Preventing Bad Behaviour: Mitigating Risks of Damage and Threats of Escalation
It is often reported that debris in space is growing exponentially. The logical consequence of the increase in space activities is a growing risk of collisions with space objects, i.e. other satellites, and the creation and proliferation of new debris due to ever more launches. However, whilst some of this risk could arguably be mitigated through more cautious behaviour, there has also been a noticeable growth of capabilities to interfere with systems in outer space or even destroy them, and we have seen an upturn in deliberate malicious acts by actors seeking to affect the space activities of other nations. The most destructive forms are those of kinetic or physical counter-space weapons that directly hit satellites.
In 2007 China used a missile to destroy one of its old weather satellites, resulting in thousands of sizeable pieces of debris. In 2019, India responded to this perceived Chinese threat by adding itself to the list of nations with anti-satellite capabilities when it successfully struck and destroyed one of its own small satellites, signalling to China India’s willingness and ability to protect its space assets. Last year Russia drew strong condemnation from across the international community when it decided to destroy one of its satellites, in the process posing risk of harm the astronauts then present at the International Space Station.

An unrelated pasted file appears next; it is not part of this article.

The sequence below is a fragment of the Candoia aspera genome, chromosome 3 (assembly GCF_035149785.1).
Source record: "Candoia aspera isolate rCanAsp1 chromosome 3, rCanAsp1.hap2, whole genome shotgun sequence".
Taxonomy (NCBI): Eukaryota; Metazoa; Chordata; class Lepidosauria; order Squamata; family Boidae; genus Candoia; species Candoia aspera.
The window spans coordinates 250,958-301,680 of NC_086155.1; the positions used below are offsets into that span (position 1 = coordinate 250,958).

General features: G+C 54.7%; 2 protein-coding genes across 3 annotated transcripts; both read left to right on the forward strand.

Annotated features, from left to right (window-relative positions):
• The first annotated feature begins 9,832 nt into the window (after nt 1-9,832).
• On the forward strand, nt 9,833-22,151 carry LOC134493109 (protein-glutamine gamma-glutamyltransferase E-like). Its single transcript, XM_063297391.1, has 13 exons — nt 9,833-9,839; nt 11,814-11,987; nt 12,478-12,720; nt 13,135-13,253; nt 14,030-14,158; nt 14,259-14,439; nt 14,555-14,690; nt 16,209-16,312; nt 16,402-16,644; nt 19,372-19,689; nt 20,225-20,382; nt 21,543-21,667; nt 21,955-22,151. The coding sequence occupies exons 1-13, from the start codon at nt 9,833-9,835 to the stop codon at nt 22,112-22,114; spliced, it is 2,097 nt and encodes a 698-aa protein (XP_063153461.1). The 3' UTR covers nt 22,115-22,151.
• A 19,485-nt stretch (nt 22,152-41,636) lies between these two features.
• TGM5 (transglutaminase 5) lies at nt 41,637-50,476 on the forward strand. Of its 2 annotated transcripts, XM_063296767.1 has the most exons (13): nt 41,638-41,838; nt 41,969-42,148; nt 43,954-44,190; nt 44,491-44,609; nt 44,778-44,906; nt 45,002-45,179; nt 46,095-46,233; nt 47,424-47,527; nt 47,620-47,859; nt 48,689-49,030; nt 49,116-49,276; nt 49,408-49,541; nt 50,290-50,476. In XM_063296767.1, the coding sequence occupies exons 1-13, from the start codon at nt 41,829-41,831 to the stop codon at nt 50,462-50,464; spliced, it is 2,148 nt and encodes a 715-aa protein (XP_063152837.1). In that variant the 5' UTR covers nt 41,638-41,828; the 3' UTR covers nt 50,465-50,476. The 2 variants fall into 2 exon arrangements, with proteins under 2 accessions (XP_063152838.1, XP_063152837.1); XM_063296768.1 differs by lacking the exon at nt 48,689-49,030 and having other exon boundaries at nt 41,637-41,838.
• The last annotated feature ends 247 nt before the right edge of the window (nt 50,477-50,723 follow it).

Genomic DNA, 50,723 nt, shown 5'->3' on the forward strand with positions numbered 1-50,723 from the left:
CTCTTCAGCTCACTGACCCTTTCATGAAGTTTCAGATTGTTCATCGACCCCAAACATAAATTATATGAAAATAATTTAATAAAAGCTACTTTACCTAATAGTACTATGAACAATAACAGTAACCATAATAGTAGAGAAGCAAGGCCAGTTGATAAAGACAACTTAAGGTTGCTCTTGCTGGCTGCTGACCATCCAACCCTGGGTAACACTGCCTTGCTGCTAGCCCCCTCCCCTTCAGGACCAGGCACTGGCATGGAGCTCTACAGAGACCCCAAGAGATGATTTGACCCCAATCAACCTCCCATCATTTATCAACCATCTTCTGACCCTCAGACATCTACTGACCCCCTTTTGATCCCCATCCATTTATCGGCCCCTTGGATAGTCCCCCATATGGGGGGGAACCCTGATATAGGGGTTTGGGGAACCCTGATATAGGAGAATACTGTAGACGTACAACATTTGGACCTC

Non-kinetic weapons can physically affect space systems without direct contact through the use of one or more of a range of technologies that include lasers, high-powered microwave, or electromagnetic pulses. Other harmful approaches may include signal transmissions to and from satellites and ground stations aimed at interfering with the radio frequency signals using techniques to disrupt signals (i.e. jamming) and falsifying signals (a.k.a. spoofing). Cyber attacks target the data rather than the radio signals. In the Gulf Region Iran has been known to have been jamming GPS signals creating false positions aboard ships in attempts to coerce them to move into Iranian territorial waters and justify intervention by their armed forces.